Vasilii Shukhaev (1887-1973) was a painter, graphic artist, theatre designer and an art professor. Renowned for his refined drawing technique he was particularly noted for his portraits both in Russia and in Europe.
Born into a working class family he lost his parents at a young age. His natural artistic talent allowed him to enrol in the Stroganov School in Moscow, where he studied from 1897 to 1905. Than he continued his education at the prestigious Higher Artistic School of the Academy of Arts in St Petersburg from 1906 to 1912 under Dmitry Kardovksy, a professor who cultivated amongst his students the art of fine draughtsmanship and Repin's treatment of palette. During his student days he befriended his fellow student Aleksander Iakovlev and they worked together for years, developing the Russian painting school of Neoclassicism.
In the 1910s he executed a number of stylized Renaissance portraits and together with Iakovlev founded The Painting Workshop of St Luke to revive the paintly technique of the Old Masters. In 1920 he left Soviet Russia and went to Finland, where he worked on landscapes and portraits in a small border village of Mustamyaki (now in Russian Federation).This series featuring the Finnish countryside, from which the present work belongs, is marked by a restricted brown palette, sharp dramatic shapes, such us leafless trees stretching into the grey sky and sharp, thorny forms of the roof tops. Almost theatrical, these landscapes are reminiscent of stage sets and the lack of human presence further underlines this.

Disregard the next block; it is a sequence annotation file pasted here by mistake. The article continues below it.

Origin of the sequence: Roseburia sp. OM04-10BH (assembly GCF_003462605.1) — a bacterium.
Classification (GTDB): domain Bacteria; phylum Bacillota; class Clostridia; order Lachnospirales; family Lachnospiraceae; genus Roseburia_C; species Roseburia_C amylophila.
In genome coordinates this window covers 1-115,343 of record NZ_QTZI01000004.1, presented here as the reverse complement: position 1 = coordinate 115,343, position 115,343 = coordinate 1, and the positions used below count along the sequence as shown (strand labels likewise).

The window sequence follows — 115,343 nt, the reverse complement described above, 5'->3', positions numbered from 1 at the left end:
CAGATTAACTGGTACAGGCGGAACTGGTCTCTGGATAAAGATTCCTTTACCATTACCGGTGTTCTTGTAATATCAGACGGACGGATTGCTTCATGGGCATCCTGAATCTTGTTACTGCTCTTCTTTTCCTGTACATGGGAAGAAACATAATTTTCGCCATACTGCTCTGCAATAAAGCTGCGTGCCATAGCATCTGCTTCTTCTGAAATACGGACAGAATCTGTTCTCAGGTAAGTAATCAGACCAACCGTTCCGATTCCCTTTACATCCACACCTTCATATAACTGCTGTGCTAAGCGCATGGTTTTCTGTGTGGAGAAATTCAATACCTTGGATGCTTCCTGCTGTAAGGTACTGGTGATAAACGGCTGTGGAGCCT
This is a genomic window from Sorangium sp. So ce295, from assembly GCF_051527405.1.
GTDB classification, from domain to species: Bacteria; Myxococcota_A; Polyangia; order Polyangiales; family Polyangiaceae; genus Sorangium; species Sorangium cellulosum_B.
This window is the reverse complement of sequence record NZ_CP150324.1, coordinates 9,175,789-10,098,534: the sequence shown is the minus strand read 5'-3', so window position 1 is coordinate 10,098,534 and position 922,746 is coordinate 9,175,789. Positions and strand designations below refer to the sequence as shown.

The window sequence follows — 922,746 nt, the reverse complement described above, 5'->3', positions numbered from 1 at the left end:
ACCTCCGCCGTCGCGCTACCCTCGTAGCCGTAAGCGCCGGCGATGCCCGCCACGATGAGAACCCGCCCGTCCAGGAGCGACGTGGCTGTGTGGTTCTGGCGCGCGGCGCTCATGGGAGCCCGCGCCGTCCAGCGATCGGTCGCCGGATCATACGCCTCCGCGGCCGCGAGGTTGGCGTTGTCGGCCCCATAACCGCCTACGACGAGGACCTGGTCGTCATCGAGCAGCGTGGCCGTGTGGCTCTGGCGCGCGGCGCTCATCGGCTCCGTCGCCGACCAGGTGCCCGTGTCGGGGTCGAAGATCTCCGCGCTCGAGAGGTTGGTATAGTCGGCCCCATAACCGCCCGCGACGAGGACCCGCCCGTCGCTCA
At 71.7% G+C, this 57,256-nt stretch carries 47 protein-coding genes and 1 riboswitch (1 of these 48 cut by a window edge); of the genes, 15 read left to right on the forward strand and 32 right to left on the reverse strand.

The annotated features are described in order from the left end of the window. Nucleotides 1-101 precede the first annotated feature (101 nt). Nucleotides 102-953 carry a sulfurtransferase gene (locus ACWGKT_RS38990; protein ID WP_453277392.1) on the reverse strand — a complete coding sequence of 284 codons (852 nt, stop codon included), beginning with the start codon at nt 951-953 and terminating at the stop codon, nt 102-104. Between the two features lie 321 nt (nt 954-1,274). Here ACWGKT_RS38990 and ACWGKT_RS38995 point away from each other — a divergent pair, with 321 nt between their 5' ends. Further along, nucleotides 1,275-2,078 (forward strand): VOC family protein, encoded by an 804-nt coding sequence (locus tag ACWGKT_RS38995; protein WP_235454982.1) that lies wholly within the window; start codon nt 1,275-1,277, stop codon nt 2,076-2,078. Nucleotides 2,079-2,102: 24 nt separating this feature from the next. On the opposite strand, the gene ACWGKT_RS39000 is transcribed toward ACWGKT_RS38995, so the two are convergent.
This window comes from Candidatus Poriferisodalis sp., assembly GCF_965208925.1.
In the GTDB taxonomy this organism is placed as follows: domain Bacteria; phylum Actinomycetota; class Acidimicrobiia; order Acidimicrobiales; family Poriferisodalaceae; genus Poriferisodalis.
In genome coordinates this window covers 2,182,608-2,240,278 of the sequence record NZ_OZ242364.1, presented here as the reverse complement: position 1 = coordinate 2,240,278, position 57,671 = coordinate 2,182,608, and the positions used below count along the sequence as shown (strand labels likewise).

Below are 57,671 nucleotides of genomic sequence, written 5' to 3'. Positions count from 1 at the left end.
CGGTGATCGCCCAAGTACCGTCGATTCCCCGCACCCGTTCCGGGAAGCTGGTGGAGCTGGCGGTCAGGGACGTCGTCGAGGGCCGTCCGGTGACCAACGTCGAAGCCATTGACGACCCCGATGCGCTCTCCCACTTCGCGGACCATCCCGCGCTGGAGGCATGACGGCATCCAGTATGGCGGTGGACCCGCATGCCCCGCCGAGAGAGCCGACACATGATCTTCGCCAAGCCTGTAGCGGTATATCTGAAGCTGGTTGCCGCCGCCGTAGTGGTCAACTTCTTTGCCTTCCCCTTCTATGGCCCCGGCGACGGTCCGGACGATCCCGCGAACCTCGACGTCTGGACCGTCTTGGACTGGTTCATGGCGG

It is clear that the artist felt out of place in Finland, away from his friends and European artistic live. In a letter to a friend he wrote: In 1920 we found ourselves in Finland. Then I've learned that Iakovlev was in Paris and I've written to him at once. He tried to arrange French visas for us. While we were students in Rome it was our dream to continue our artistic development in Paris (letter to I.G. Myamlin, 8 February 1963).
While in Paris, Shukhaev actively exhibited his paintings and worked on his portraits and genre paintings, stage and film designs and book illustrations. In 1935 he decided to return to Russia. He moved to Leningrad and in 1937 was arrested as were many other repatriates for falsely incriminated 'counter-revolutionary activities'. He was sent to Magadan in 1939 where he lived in exile till 1947. The rest of his life he spent in Tbilisi where he worked and taught at the Academy of Arts.